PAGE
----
The story reflects the perspective of Nicholas Urfe, a young Oxford graduate and aspiring poet. After graduation, he briefly works as a teacher at a small school, but becomes bored and decides to leave England. While looking for another job, Nicholas takes up with Alison Kelly, an Australian girl met at a party in London. He still accepts a post teaching English at the Lord Byron School on the Greek island of Phraxos. After beginning his new post, he becomes bored, depressed, disillusioned, and overwhelmed by the Mediterranean island; Nicholas struggles with loneliness and contemplates suicide. While habitually wandering around the island, he stumbles upon an estate and soon meets its owner, a wealthy Greek recluse Maurice Conchis. They develop a sort of a friendship, and Conchis slowly reveals that he may have collaborated with the Nazis during World War II.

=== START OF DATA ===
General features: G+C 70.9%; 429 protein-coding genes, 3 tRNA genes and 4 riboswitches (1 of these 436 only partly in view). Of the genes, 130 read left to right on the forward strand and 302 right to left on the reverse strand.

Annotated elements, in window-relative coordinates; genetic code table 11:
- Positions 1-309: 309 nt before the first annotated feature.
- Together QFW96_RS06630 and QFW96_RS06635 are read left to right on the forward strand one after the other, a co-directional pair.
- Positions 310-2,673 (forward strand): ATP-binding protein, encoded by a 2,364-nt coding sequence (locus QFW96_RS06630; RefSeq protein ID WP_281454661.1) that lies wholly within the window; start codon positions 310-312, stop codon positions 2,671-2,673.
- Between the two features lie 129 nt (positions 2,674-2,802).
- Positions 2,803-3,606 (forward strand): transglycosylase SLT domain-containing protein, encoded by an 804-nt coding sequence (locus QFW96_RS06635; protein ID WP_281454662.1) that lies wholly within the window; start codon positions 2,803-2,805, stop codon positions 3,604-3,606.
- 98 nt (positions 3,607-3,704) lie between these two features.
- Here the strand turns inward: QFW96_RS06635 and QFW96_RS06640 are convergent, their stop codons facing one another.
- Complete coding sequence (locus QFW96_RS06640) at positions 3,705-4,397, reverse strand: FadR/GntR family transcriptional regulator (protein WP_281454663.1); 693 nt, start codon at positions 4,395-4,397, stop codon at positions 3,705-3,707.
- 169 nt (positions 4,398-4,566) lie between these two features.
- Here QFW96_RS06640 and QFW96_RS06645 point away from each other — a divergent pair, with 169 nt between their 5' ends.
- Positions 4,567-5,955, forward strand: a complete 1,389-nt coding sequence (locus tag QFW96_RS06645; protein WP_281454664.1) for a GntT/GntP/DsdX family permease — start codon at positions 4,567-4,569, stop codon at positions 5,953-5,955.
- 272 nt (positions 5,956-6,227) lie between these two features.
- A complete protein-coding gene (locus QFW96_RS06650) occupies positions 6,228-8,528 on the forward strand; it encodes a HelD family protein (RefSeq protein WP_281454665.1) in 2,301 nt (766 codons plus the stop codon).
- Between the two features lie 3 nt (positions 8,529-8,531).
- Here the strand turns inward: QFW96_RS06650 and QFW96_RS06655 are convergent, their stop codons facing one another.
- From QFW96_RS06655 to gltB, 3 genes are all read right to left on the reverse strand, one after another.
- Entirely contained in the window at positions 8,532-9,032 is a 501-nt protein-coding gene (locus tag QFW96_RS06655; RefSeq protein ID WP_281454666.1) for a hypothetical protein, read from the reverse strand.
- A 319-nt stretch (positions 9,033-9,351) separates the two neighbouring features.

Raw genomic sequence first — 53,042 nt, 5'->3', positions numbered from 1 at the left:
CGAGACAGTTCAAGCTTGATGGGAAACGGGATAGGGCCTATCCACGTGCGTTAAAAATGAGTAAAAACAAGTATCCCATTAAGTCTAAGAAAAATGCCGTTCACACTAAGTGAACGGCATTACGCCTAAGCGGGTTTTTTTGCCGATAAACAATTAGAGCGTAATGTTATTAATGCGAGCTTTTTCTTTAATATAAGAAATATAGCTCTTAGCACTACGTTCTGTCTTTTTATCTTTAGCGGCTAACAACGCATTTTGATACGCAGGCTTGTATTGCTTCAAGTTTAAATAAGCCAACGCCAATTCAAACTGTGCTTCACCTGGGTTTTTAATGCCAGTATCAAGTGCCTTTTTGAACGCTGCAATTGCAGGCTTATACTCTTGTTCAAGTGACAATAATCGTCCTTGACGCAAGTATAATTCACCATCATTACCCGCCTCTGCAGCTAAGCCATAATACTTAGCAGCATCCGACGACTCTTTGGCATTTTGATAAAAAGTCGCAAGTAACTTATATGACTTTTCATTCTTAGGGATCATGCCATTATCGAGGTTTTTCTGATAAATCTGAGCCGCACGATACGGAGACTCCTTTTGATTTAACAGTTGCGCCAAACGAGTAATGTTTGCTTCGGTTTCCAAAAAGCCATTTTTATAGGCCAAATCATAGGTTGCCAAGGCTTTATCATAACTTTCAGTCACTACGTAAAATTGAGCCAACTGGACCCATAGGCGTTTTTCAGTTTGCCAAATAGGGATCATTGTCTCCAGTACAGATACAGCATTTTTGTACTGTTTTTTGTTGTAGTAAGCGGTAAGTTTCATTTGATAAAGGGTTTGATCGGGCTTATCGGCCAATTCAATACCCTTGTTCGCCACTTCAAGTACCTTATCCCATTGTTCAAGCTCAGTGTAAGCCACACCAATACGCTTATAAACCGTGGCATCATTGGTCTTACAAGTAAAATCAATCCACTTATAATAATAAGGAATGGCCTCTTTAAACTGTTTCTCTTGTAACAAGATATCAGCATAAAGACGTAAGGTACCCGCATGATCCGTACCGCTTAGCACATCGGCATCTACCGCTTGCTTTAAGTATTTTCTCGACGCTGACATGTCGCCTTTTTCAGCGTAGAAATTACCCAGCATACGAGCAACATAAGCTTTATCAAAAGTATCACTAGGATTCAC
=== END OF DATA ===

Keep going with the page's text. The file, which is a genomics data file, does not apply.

Nicholas is gradually drawn into Conchis's psychological games, his paradoxical views on life, his mysterious persona, and his eccentric masques. At first, Nicholas takes these posturings of Conchis, what the novel terms the "godgame," to be a joke, but they grow more elaborate and intense. Nicholas loses his ability to determine what is real and what is artifice. Against his will and knowledge, he becomes a performer in the godgame. Eventually, Nicholas realises that the re-enactments of the Nazi occupation, the absurd playlets after de Sade, and the obscene parodies of Greek myths are not about Conchis' life, but his own.